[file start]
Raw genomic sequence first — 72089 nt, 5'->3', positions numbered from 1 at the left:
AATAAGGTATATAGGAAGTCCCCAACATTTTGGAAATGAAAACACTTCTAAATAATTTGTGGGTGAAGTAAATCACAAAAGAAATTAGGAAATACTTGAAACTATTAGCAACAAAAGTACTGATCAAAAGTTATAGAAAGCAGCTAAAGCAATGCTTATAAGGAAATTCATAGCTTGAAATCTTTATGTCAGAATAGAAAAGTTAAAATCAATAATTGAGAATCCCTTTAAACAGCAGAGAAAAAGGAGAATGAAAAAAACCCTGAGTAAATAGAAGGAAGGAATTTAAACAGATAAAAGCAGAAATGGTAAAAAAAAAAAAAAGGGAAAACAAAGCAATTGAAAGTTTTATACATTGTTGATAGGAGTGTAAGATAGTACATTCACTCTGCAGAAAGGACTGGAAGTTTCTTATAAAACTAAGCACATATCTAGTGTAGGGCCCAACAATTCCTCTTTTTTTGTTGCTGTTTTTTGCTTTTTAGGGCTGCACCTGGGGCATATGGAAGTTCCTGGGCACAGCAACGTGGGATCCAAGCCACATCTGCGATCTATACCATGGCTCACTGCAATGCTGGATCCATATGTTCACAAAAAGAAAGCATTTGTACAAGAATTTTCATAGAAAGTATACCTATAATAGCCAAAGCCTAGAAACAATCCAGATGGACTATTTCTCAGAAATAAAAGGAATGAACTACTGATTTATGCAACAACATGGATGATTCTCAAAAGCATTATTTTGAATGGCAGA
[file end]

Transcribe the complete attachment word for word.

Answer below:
Raw genomic sequence first — 72089 nt, 5'->3', positions numbered from 1 at the left:
AATAAGGTATATAGGAAGTCCCCAACATTTTGGAAATGAAAACACTTCTAAATAATTTGTGGGTGAAGTAAATCACAAAAGAAATTAGGAAATACTTGAAACTATTAGCAACAAAAGTACTGATCAAAAGTTATAGAAAGCAGCTAAAGCAATGCTTATAAGGAAATTCATAGCTTGAAATCTTTATGTCAGAATAGAAAAGTTAAAATCAATAATTGAGAATCCCTTTAAACAGCAGAGAAAAAGGAGAATGAAAAAAACCCTGAGTAAATAGAAGGAAGGAATTTAAACAGATAAAAGCAGAAATGGTAAAAAAAAAAAAAAGGGAAAACAAAGCAATTGAAAGTTTTATACATTGTTGATAGGAGTGTAAGATAGTACATTCACTCTGCAGAAAGGACTGGAAGTTTCTTATAAAACTAAGCACATATCTAGTGTAGGGCCCAACAATTCCTCTTTTTTTGTTGCTGTTTTTTGCTTTTTAGGGCTGCACCTGGGGCATATGGAAGTTCCTGGGCACAGCAACGTGGGATCCAAGCCACATCTGCGATCTATACCATGGCTCACTGCAATGCTGGATCCATATGTTCACAAAAAGAAAGCATTTGTACAAGAATTTTCATAGAAAGTATACCTATAATAGCCAAAGCCTAGAAACAATCCAGATGGACTATTTCTCAGAAATAAAAGGAATGAACTACTGATTTATGCAACAACATGGATGATTCTCAAAAGCATTATTTTGAATGGCAGA